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Grain CSA

I received an email regarding subscription to a Grain CSA operating in the Creston Valley:

The seed is ordered, the fields are almost clear of snow, and the farmers are primed to get the crops planted.  The four grains that will be grown this year and their approximate proportions are wheat (40%); both Hard Red Spring and the heritage variety of Red Fife; Polish Wheat (Kamut) (25%); Oats (25%) and Spelt (10%).   Shares are $100 each for a planned yield of 100 pounds of combined grains per share. 

216921719_7b2549f863_m Since this is a Community Supported Agriculture (CSA) project, the farmers are guaranteed full payment for their efforts while the share holders must be willing to accept an amount of grain in proportion to the success of the harvest. 

We have confidence in our three farm families, all of who have grown grain successfully, but we cannot guarantee 100 percent success in this project.  This is a pilot project to re-establish grain growing in our region and the farmers will be challenged with growing a variety of grains for commercial use.  We are using the CSA model because we don’t want to make the mistakes of the past and make the farmers bear the financial risk of growing our food.  We want to make this a viable livelihood for them.  By being a part of this CSA, you are not only investing in a share of grain come harvest, you are also investing in the future food supply of this region.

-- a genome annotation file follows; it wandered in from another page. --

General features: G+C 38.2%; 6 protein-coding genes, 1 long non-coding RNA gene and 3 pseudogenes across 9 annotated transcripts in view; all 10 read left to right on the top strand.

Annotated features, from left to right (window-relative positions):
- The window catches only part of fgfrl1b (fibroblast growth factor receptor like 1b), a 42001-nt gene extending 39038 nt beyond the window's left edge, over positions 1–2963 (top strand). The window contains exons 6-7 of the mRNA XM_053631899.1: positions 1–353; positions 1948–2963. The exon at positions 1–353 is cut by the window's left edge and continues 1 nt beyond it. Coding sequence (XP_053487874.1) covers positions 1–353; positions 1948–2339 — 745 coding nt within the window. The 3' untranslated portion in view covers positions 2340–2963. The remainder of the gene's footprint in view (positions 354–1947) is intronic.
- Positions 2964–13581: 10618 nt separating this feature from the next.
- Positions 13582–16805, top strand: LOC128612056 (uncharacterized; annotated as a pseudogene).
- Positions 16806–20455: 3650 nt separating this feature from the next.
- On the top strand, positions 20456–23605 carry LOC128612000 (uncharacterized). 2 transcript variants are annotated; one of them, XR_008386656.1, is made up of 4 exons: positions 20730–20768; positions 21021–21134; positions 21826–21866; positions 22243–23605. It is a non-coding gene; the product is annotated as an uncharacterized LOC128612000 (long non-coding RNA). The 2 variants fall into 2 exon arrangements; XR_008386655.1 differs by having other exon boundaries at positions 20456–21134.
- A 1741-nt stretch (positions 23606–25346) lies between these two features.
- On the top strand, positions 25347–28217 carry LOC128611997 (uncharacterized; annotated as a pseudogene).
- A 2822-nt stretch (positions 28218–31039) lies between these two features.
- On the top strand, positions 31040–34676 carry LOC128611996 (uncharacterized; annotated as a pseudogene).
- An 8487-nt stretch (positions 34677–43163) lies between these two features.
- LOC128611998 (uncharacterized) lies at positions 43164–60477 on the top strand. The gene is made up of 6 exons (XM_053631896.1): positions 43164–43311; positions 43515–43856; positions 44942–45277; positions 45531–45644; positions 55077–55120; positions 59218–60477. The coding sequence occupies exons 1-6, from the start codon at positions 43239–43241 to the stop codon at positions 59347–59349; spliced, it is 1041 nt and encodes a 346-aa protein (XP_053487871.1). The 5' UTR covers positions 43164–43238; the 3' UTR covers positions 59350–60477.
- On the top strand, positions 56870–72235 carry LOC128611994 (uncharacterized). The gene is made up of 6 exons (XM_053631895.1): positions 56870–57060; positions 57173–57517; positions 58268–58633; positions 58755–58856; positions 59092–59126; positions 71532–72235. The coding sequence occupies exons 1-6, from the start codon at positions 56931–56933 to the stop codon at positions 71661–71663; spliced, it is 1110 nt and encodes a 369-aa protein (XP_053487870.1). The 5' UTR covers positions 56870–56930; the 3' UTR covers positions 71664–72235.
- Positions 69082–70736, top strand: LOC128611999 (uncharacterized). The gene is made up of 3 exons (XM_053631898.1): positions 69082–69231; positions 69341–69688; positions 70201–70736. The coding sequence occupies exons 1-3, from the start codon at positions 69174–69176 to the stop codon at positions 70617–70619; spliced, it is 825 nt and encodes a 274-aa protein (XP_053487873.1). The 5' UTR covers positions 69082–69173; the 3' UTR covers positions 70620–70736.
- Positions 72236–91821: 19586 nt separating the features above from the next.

Until moving to the Kootenays, I would never have considered buying into a grain Co-op. My favourite food podcast covered this last month…

Deconstructing Dinner – The Local Grain Revolution Series

Using the model of Community Supported Agriculture (CSA), this grain CSA will see three Creston-area farmers commit to growing three types of grain in the coming 2008 season. Two-hundred member shares will be issued to residents of Nelson and Creston, and come harvest time, those two-hundred members, will hopefully, receive 100lbs of whole grains.

If requested, a miller in Creston and Nelson will be on hand to turn those grains into flour or flakes. This will ensure members are only using the freshest, tastiest and most nutritious product available.

When I mentioned this to my wife she was excited, "Let’s do it". I’ll let you know how we go.

Mike Thomas

Mike Thomas P.Eng. ENV SP, is the author of UrbanWorkbench.com and Director of Engineering at the City of Revelstoke in the Interior of British Columbia, Canada. If I post something here that you find helpful as you navigate the world of engineering, planning and building communities, that’s wonderful. But when push comes to shove: This is my personal blog. The views expressed on these pages are mine alone and not those of my employer.

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